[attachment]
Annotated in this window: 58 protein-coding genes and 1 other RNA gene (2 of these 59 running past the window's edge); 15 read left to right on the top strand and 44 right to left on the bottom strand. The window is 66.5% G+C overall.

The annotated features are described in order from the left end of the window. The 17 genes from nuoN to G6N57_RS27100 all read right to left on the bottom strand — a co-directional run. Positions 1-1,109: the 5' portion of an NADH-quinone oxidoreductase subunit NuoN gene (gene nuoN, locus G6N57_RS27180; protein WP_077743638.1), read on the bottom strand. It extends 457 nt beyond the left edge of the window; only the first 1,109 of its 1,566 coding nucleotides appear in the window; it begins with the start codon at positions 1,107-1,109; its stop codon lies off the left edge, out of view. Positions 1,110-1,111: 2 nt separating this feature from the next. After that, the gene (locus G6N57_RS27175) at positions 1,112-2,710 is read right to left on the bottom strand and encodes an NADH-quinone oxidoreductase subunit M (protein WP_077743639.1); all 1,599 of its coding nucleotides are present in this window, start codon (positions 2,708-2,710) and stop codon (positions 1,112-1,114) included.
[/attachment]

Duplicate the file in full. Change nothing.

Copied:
Annotated in this window: 58 protein-coding genes and 1 other RNA gene (2 of these 59 running past the window's edge); 15 read left to right on the top strand and 44 right to left on the bottom strand. The window is 66.5% G+C overall.

The annotated features are described in order from the left end of the window. The 17 genes from nuoN to G6N57_RS27100 all read right to left on the bottom strand — a co-directional run. Positions 1-1,109: the 5' portion of an NADH-quinone oxidoreductase subunit NuoN gene (gene nuoN, locus G6N57_RS27180; protein WP_077743638.1), read on the bottom strand. It extends 457 nt beyond the left edge of the window; only the first 1,109 of its 1,566 coding nucleotides appear in the window; it begins with the start codon at positions 1,107-1,109; its stop codon lies off the left edge, out of view. Positions 1,110-1,111: 2 nt separating this feature from the next. After that, the gene (locus G6N57_RS27175) at positions 1,112-2,710 is read right to left on the bottom strand and encodes an NADH-quinone oxidoreductase subunit M (protein WP_077743639.1); all 1,599 of its coding nucleotides are present in this window, start codon (positions 2,708-2,710) and stop codon (positions 1,112-1,114) included.